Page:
home    about    browse    search    latest    help 
Login | Create Account

Predicting lifetime production and longevity of organic dairy cows from 1st or 2nd lactation data

Bieber, A.; Hinrichs, D.; Moser, F.N.; Maeschli, A.; Prosepe, I.; Lora, I.; Cozzi, G. and Leiber, F. (2021) Predicting lifetime production and longevity of organic dairy cows from 1st or 2nd lactation data. In: Book of Abstracts of the 72nd Annual Meeting of the European Federation of Animal Sciences. Davos, Switzerland. 30 August - 3 September 2021, Wageningen Academic Publishers, The Netherlands, no. 27, p. 121.

[thumbnail of Bieber-etal-2021-EAAPBookofAbstracts-Vol27-p121.pdf] PDF - English
Limited to [Depositor and staff only]

194kB


Summary

Longevity of dairy cows is a key trait combining all functional traits and is decisive for sustainability of dairy production at economic, environmental and ethical level. We used herdbook data of culled Swiss dairy cows to predict longevity (days) and average lifetime daily milk yield (LT_DMY, kg milk) of dairy cows in low-input dairy farms from data easily available for the farmer. First, we assessed the suitability of 1st vs 2nd lactation data to predict longevity and LT_DMY without (n=10,031 cows, 384 farms) and with information on number of inseminations (n=6,011 cows, 372 farms). Second, we tested if lactation curve parameter estimates (LCPs) derived from test day records can be successfully used to predict LT_DMY and longevity (n=1,632 cows, 321 farms). Finally, we investigated breed differences between local dual-purpose breeds and pronounced dairy type breeds in a subset of mixed herds (n=1,796 cows, 72 farms). Models based on 2nd lactation data were consistently better across all traits investigated.
Although estimation of LCPs was only possible with sufficient reliability for about 16% of the cows, models including LCPs performed best in predicting LT_DMY with a mean predictability of 73.3%. By contrast, longevity models performed best when using insemination data, but mean predictability only reached 4.6%. Somatic cell count, breed, calving interval, age at first calving, lactation curve persistency, fat protein ratio and information on alpine pasturing were additional traits improving predictions of both traits. Investigation of breed differences in mixed herds revealed lower LT_DMY in the local breeds Simmental and Original Braunvieh compared to Swiss Fleckvieh and Holstein cows. Original Braunvieh lived longer than Holstein (1,949±70 SE vs 1,709±54 SE days, P=0.046), while the local Simmental cows (1,681±61 SE days) did not. We conclude that it seems possible to develop models for TL_DMY, while reliable prediction of longevity remains challenging using information at farmer’s hands.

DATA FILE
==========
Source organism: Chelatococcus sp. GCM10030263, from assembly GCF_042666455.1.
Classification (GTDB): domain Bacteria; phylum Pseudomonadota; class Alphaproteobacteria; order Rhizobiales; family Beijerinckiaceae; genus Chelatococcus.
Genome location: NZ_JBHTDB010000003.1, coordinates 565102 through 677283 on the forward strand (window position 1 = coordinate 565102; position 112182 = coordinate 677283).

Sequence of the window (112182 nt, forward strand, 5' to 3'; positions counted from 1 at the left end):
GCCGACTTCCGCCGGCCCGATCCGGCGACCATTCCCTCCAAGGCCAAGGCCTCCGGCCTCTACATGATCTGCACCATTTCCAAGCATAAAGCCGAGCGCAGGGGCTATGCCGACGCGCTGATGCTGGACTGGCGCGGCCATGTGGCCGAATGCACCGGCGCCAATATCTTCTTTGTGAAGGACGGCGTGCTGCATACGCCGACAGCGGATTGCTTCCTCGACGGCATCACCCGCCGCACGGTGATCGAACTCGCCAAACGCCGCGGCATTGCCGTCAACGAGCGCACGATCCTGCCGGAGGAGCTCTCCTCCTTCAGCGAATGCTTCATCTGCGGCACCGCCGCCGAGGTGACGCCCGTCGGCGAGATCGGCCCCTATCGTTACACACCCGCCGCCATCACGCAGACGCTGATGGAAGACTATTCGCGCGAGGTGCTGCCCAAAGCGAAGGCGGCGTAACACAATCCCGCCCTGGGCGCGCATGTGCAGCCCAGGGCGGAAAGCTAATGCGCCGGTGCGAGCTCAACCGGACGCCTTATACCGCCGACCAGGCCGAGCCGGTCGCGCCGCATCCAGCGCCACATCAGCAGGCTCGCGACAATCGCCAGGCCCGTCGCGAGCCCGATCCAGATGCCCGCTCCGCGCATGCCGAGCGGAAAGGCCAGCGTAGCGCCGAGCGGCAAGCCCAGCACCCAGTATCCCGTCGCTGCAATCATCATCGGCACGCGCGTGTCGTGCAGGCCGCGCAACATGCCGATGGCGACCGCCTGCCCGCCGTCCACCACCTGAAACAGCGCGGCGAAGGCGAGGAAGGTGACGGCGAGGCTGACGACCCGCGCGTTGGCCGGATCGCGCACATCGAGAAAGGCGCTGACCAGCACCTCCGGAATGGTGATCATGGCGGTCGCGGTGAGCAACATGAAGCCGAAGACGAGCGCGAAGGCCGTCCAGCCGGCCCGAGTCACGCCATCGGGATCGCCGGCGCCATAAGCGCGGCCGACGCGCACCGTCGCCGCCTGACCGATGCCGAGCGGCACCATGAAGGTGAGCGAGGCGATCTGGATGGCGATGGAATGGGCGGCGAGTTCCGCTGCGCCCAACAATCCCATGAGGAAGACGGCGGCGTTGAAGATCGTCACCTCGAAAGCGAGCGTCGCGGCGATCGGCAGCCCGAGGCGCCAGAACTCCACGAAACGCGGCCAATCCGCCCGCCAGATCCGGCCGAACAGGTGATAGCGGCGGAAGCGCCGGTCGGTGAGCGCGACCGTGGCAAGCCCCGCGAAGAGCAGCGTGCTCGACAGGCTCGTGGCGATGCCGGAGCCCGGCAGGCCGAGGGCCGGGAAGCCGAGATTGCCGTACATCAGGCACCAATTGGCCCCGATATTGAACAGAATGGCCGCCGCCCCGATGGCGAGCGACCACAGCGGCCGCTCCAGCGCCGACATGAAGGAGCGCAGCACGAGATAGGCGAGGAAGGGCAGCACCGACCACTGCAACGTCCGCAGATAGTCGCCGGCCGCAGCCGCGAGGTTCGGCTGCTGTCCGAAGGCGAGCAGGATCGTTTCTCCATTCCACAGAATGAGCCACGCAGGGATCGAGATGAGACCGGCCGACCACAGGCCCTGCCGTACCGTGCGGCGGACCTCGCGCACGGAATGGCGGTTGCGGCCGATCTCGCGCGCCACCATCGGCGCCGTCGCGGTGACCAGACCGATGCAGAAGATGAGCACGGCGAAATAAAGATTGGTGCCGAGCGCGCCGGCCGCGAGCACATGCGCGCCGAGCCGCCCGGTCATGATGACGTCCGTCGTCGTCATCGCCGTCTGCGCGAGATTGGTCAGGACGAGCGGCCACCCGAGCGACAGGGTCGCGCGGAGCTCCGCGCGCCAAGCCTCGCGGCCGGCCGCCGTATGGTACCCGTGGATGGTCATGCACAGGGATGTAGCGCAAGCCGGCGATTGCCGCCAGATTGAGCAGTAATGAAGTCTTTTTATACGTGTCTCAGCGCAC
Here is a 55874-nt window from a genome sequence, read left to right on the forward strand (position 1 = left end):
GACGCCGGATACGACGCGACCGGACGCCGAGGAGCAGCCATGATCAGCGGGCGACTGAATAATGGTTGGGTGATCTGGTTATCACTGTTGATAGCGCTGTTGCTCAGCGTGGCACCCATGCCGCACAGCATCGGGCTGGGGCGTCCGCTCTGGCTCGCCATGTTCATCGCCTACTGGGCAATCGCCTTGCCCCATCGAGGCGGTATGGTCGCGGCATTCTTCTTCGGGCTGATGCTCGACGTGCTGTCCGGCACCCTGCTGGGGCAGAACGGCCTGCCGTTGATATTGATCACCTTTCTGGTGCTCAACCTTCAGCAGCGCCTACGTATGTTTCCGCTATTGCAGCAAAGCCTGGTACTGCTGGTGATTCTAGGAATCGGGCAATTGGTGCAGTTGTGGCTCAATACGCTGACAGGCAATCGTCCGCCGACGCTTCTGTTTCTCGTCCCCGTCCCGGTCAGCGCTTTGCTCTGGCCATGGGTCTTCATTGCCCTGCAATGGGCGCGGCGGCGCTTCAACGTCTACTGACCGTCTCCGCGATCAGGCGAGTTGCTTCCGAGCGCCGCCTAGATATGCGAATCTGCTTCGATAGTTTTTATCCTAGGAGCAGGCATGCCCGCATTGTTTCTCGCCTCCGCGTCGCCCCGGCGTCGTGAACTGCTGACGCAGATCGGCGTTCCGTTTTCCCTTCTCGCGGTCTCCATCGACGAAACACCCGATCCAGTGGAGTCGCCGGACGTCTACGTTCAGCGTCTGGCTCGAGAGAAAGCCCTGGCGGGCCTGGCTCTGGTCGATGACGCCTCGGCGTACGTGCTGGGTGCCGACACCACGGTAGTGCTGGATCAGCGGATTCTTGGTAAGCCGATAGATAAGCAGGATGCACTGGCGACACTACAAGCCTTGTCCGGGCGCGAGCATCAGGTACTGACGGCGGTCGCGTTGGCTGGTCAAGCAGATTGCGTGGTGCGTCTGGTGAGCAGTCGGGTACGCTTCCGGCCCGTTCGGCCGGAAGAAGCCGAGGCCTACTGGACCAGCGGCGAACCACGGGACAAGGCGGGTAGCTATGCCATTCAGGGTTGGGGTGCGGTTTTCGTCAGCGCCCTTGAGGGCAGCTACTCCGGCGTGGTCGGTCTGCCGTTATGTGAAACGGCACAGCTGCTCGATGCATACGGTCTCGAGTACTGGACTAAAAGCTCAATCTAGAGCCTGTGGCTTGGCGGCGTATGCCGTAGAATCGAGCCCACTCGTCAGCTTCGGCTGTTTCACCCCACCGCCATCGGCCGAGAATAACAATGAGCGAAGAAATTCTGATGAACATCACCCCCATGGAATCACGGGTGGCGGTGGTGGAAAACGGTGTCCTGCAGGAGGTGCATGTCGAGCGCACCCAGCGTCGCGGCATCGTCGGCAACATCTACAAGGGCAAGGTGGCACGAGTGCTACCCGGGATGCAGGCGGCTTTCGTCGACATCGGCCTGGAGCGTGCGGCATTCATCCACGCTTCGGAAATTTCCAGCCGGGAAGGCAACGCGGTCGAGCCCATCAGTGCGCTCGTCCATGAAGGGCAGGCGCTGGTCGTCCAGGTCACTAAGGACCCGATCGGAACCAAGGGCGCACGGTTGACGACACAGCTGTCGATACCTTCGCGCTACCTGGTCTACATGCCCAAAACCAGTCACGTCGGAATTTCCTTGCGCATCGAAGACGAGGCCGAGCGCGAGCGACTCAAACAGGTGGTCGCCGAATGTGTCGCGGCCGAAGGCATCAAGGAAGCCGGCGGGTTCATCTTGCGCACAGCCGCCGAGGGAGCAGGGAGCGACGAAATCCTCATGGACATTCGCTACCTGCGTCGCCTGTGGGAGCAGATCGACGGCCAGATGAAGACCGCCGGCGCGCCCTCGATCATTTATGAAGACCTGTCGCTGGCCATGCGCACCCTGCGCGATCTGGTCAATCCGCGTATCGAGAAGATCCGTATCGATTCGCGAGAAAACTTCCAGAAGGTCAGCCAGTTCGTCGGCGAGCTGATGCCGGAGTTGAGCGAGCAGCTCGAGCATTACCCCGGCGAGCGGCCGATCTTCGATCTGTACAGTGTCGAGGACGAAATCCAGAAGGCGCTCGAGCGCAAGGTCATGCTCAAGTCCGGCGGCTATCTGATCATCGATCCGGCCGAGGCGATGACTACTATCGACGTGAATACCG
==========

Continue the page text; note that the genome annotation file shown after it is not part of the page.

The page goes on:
EPrint Type:Conference paper, poster, etc.
Type of presentation:Paper
Keywords:dairy cattle, milk production, animal health, Abacus, FiBL5008103
Agrovoc keywords:
Language
Value
URI
English
dairy cattle
http://aims.fao.org/aos/agrovoc/c_2108
English
dairy production -> milk production
http://aims.fao.org/aos/agrovoc/c_4829
English
animal health
http://aims.fao.org/aos/agrovoc/c_431
English
UNSPECIFIED
UNSPECIFIED
Subjects: Animal husbandry > Production systems > Dairy cattle
Animal husbandry > Health and welfare
Research affiliation: Switzerland > FiBL - Research Institute of Organic Agriculture Switzerland > Animal > Animal health
Switzerland > FiBL - Research Institute of Organic Agriculture Switzerland > Animal > Animal welfare & housing
Switzerland > FiBL - Research Institute of Organic Agriculture Switzerland > Animal > Cattle
ISBN:978-90-8686-366-2
Deposited By: Forschungsinstitut für biologischen Landbau, FiBL
ID Code:43290
Deposited On:13 Jan 2022 09:55
Last Modified:13 Jan 2022 09:55
Document Language:English
Status:Published
Refereed:Peer-reviewed and accepted

Repository Staff Only: item control page